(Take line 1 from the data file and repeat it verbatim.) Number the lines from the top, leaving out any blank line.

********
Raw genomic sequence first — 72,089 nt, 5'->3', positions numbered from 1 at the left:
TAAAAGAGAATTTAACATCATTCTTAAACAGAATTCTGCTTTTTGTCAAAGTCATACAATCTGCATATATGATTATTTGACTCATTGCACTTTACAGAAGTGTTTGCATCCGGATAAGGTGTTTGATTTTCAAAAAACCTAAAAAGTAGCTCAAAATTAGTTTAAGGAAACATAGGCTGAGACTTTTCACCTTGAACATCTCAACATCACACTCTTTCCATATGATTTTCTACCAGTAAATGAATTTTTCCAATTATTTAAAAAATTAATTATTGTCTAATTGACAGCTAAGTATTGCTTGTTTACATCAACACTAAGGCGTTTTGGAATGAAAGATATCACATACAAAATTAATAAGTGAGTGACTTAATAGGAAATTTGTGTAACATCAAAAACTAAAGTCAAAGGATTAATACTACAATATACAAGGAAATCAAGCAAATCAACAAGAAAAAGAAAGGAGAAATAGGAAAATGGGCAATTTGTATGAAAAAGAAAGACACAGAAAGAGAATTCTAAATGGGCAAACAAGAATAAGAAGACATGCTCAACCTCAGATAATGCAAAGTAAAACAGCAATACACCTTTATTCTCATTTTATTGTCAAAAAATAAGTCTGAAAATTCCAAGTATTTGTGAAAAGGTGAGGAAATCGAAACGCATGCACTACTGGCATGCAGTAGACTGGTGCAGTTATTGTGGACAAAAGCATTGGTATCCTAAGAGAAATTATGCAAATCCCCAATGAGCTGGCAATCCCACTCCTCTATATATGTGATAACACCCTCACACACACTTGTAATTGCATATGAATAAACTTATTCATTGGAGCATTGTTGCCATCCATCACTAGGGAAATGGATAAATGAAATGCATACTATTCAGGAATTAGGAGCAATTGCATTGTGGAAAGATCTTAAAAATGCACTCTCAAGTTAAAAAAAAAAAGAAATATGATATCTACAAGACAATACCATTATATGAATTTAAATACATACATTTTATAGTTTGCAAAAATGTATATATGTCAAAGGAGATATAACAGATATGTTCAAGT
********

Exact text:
Raw genomic sequence first — 72,089 nt, 5'->3', positions numbered from 1 at the left: